Sept 18, 2005
Forgetting Reinhold Niebuhr
By ARTHUR SCHLESINGER Jr.
THE recent outburst of popular religiosity in the United States is a most dramatic and unforeseen development in American life. As Europe grows more secular, America grows more devout. George W. Bush is the most aggressively religious president Americans have ever had. American conservatives applaud his "faith-based" presidency, an office heretofore regarded as secular. The religious right has become a potent force in national politics. Evangelicals now outnumber mainline Protestants and crowd megachurches. Billy Graham attracts supplicants by the thousand in Sodom and Gomorrah, a k a New York City. The Supreme Court broods over the placement of the Ten Commandments. Evangelicals take over the Air Force Academy, a government institution maintained by taxpayers' dollars; the academy's former superintendent says it will be six years before religious tolerance is restored. Mel Gibson's movie "Passion of the Christ" draws nearly $400 million at the domestic box office.
In the midst of this religious commotion, the name of the most influential American theologian of the 20th century rarely appears - Reinhold Niebuhr. It may be that most "people of faith" belong to the religious right, and Niebuhr was on secular issues a determined liberal. But left evangelicals as well as their conservative brethren hardly ever invoke his name. Jim Wallis's best-selling "God's Politics," for example, is a liberal tract, but the author mentions Niebuhr only twice, and only in passing.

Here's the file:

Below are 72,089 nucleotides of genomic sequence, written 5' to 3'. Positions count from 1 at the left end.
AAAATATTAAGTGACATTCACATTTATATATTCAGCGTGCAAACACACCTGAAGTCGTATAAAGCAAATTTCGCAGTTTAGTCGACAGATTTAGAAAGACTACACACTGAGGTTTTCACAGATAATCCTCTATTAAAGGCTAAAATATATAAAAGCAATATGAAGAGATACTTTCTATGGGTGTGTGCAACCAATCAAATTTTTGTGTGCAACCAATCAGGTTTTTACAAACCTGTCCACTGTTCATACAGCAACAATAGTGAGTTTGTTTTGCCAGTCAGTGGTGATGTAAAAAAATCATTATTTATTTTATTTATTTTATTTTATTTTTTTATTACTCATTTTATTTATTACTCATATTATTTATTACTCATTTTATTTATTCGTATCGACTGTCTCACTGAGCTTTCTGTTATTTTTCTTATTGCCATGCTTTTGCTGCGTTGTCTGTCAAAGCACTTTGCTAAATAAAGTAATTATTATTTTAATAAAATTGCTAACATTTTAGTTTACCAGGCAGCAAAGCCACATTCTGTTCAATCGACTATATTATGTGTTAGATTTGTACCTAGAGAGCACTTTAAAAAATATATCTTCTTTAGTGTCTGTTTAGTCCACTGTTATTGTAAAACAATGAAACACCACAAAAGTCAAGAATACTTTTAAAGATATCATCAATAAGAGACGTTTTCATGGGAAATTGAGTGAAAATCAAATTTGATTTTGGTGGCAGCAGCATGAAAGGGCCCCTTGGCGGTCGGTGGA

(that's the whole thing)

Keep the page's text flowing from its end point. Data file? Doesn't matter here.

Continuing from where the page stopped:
Niebuhr was born in Missouri in 1892, the son of a German-born minister of the German Evangelical Synod of North America. He was trained for the ministry at the Synod's Eden Theological Seminary and at the Yale Divinity School. In the 1920's he took a church in industrial Detroit, the scene of bitter labor-capital conflict. Niebuhr's sympathies lay with the unions, and he joined Norman Thomas's Socialist Party. Meanwhile, New York's Union Theological Seminary, impressed by the power of his preaching and his writing, recruited him in 1928 for its faculty. There he remained for the rest of his life. He died in 1971.
Why, in an age of religiosity, has Niebuhr, the supreme American theologian of the 20th century, dropped out of 21st-century religious discourse? Maybe issues have taken more urgent forms since Niebuhr's death - terrorism, torture, abortion, same-sex marriage, Genesis versus Darwin, embryonic stem-cell research. But maybe Niebuhr has fallen out of fashion because 9/11 has revived the myth of our national innocence. Lamentations about "the end of innocence" became favorite clichés at the time.
Niebuhr was a critic of national innocence, which he regarded as a delusion. After all, whites coming to these shores were reared in the Calvinist doctrine of sinful humanity, and they killed red men, enslaved black men and later on imported yellow men for peon labor - not much of a background for national innocence. "Nations, as individuals, who are completely innocent in their own esteem," Niebuhr wrote, "are insufferable in their human contacts." The self-righteous delusion of innocence encouraged a kind of Manichaeism dividing the world between good (us) and evil (our critics).